What about Lilly’s stance on cannabis today? Despite the fact that the company was once a worldwide leader in the distribution of cannabis-based medicine, here are some recent quotes from Lilly:

“...descheduling of cannabis is not one of our core priorities.”
“Lilly has no plans to conduct cannabis-based research and has no further statement...”

Lilly is currently heavily invested in non-opioid pharmaceuticals for chronic pain.

Secretary Azar no longer works for Lilly and it would be a conflict of interest for him to march in lockstep with the core priorities of the company in his role as a government official. Fortunately for him, maintaining cannabis as schedule 1 arguably only creates an indirect and unpredictable benefit for companies like Lilly.


A Culture of Systemic Injustice


Pharmaceutical medical culture is one of supremacy and systemic injustice. It has co-opted the traditional medicines of indigenous peoples around the world and insists that only a small group of elite specialists are qualified to administer them. It claims to provide superior treatment and outcomes in healthcare while excluding billions of people who will never be able to afford its cost. It is a culture that thrives on human separation from nature. It is a culture of manufactured dependency for profit.

A striking example of unjust pharmaceutical supremacy can be seen in the current opioid crisis. The poppy plant – which has been used for thousands of years as traditional medicine – has been weaponized under the banner of pharmacological purity.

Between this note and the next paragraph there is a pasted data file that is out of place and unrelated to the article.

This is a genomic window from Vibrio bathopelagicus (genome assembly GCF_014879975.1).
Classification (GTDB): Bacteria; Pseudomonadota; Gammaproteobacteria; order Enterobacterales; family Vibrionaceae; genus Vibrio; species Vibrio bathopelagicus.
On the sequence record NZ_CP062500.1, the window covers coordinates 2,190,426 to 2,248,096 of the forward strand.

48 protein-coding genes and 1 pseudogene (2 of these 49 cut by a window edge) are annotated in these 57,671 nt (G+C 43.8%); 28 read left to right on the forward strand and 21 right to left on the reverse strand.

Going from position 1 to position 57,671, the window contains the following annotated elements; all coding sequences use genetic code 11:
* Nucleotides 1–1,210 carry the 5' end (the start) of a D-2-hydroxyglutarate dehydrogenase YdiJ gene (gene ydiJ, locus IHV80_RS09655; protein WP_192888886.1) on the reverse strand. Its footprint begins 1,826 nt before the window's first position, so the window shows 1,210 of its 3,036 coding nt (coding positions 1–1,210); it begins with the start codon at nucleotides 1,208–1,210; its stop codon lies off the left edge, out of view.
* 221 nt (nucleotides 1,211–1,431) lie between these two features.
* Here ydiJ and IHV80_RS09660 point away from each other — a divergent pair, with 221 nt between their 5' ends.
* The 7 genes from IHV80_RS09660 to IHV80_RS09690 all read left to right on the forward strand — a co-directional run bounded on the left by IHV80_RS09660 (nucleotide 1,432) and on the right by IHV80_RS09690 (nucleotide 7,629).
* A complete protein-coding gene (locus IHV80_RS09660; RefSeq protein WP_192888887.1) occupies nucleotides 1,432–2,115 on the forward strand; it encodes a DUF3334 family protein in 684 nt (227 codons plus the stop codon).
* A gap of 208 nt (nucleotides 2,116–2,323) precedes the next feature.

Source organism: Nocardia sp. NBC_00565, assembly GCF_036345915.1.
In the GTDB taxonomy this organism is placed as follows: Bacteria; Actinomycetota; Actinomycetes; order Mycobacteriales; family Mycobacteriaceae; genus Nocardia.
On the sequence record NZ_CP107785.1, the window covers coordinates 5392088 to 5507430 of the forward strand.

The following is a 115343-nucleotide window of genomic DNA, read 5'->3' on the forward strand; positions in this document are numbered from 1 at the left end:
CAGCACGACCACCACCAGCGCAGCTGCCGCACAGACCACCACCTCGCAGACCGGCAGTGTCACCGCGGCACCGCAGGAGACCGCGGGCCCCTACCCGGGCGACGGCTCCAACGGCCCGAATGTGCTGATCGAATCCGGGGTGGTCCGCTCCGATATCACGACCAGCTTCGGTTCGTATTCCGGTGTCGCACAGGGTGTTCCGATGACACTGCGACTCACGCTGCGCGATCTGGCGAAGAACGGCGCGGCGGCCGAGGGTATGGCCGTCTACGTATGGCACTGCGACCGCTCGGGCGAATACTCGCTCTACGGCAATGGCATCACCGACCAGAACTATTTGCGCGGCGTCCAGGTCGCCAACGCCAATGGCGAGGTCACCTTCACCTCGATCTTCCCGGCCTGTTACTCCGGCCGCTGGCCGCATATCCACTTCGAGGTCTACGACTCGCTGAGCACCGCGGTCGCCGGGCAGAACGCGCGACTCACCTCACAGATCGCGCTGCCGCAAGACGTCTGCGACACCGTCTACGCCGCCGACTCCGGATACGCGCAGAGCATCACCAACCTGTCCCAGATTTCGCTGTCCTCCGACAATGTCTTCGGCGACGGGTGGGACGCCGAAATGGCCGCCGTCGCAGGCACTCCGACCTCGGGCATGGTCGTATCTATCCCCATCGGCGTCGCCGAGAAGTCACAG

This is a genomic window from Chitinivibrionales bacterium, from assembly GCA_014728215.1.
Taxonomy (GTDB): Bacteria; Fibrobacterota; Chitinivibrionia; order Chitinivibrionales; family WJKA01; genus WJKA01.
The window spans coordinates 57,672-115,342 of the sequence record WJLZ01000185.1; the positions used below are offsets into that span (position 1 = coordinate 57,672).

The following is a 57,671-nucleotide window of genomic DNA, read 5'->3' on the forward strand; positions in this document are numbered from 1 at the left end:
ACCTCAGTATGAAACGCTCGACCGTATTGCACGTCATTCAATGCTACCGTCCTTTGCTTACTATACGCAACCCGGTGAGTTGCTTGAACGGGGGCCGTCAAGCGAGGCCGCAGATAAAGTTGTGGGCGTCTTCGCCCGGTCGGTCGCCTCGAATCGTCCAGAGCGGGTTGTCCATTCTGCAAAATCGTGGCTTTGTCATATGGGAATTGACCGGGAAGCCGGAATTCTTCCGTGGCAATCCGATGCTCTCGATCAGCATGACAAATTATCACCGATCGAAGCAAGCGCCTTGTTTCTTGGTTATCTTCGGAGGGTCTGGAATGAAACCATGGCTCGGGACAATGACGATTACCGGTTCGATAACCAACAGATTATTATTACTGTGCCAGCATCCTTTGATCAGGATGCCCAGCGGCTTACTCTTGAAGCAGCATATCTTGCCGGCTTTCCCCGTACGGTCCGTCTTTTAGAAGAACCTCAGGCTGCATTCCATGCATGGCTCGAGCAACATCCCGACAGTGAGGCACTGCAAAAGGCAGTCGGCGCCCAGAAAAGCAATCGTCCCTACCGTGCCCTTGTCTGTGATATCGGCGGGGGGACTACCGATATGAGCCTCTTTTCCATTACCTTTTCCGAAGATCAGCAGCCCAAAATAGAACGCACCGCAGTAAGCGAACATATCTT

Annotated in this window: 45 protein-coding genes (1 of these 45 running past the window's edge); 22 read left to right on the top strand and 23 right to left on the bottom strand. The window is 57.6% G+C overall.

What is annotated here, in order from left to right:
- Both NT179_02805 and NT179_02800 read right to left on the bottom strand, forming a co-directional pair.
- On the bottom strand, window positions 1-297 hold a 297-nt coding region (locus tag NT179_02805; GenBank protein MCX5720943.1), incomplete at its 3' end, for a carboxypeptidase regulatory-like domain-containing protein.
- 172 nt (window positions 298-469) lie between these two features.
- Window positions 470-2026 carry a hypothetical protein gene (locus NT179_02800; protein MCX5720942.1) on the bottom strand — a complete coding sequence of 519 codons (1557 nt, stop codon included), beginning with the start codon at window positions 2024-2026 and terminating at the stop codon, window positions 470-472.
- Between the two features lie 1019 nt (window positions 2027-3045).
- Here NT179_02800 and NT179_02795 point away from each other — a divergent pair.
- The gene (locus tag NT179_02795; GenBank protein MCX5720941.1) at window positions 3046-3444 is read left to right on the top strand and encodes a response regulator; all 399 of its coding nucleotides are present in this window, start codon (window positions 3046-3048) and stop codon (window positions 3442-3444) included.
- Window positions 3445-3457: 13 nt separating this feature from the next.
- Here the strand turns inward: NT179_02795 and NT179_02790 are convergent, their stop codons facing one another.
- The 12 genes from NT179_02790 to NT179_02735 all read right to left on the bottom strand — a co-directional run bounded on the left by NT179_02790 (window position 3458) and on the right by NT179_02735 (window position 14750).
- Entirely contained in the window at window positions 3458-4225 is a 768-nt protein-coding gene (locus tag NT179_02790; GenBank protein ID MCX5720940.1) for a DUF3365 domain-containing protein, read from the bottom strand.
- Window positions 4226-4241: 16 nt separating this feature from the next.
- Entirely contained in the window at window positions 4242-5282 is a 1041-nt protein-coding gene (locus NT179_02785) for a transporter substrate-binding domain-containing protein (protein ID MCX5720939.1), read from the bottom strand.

Poppy Goddess Figurines Circa 1400 BCE.

Purveyors of pharmaceutical medical culture are betting on us remaining dependent. They spend millions of dollars every year lobbying and propagandizing their agenda. A pharmaceutical lobbyist occupies the only position in U.S. government that can unilaterally legalize cannabis. Companies like Lilly USA still have no plans to integrate cannabis into their culture because it is a force against pharmaceutical dependency.

Our legal cannabis culture has proceeded to emulate the model that pharmaceutical lobbyists have ruthlessly implemented over decades. Everyone who is currently profiteering from “legalized cannabis” is silently reinforcing unjust regulatory circumstances as acceptable. Most people remain on the sidelines, regulated and priced out of the market.

It’s a cliché among cannabis enthusiasts – the best type of cannabis is the one you grow yourself. Have we insidiously adopted yet another form of dependency for the placating illusion of progress?

If we want to truly eradicate discrimination and promote equality, rescheduling cannabis is an absolute necessity.